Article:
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Tags: alito | sotomayor | guns | las vegas

Alito Says Congress Can Act on Bump Stocks

By    |   Friday, 14 June 2024 01:41 PM EDT

Supreme Court Justice Samuel Alito on Friday said Congress could amend the law to successfully ban bump stocks after the high court ruled, 6-3, to strike down a federal ban on the devices approved by former President Donald Trump and backed by President Joe Biden.

Sonia Sotomayor in a dissenting opinion warned of "deadly consequences" following the decision.

Trump pushed for the ban after a gunman in Las Vegas attacked a country music festival with assault rifles equipped with the accessories in 2017.

"The horrible shooting spree in Las Vegas in 2017 did not change the statutory text or its meaning. That event demonstrated that a semiautomatic rifle with a bump stock can have the same lethal effect as a machinegun, and it thus strengthened the case for amending §5845(b)," Alito wrote. "But an event that highlights the need to amend a law does not itself change the law's meaning.

"There is a simple remedy for the disparate treatment of bump stocks and machineguns," he continued. "Congress can amend the law — and perhaps would have done so already if ATF had stuck with its earlier interpretation. Now that the situation is clear, Congress can act."

The ban was challenged by a Texas gun store owner who purchased two bump stocks in 2018 and had to return them after the ban was implemented.

The high court's conservative majority found that the Trump administration overstepped when it changed course from predecessors and banned bump stocks.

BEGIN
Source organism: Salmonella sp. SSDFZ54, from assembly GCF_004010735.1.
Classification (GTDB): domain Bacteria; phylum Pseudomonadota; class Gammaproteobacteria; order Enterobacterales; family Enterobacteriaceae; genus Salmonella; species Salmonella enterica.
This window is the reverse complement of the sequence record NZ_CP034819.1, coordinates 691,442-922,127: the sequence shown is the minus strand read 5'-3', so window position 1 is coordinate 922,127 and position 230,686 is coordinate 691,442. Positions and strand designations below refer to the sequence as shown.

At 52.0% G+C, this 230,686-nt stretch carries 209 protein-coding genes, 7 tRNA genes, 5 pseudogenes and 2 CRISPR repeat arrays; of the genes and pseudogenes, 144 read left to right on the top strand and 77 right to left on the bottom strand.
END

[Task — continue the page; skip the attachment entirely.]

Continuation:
The gunman in Las Vegas fired more than 1,000 rounds into the crowd in 11 minutes, sending thousands of people fleeing in terror as hundreds were wounded and dozens were killed in 2017.

"Today, the Court puts bump stocks back in civilian hands," Sotomayor wrote in a dissent joined by fellow liberal Justices Elena Kagan and Ketanji Brown Jackson. "To do so, it casts aside Congress's definition of 'machinegun' and seizes upon one that is inconsistent with the ordinary meaning of the statutory text and unsupported by context or purpose."

The 6-3 majority opinion written by Justice Clarence Thomas found the Justice Department was wrong to declare that bump stocks transformed semiautomatic rifles into illegal machineguns because, he said, they don't "alter the basic mechanics of firing."

"We conclude that [a] semiautomatic rifle equipped with a bump stock is not a 'machinegun' because it does not fire more than one shot 'by a single function of the trigger,' " Thomas wrote in the decision.

Sotomayor, who read her dissent from the bench, rejected that reasoning.

"When I see a bird that walks like a duck, swims like a duck, and quacks like a duck, I call that bird a duck," she said. "This is not a hard case. All of the textual evidence points to the same interpretation, its interpretation requires six diagrams and an animation to decipher the meaning of the statutory text."

The decision, she added, "enables gun users and manufacturers to circumvent federal law."

Information from the Associated Press was used in this report.

Solange Reyner

Solange Reyner is a writer and editor for Newsmax. She has more than 15 years in the journalism industry reporting and covering news, sports and politics.

© 2024 Newsmax. All rights reserved.


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Supreme Court Justice Samuel Alito on Friday said Congress could amend the law to successfully ban bump stocks after the high court ruled, 6-3, to strike down a federal ban on the devices.
alito, sotomayor, guns, las vegas
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Friday, 14 June 2024 01:41 PM
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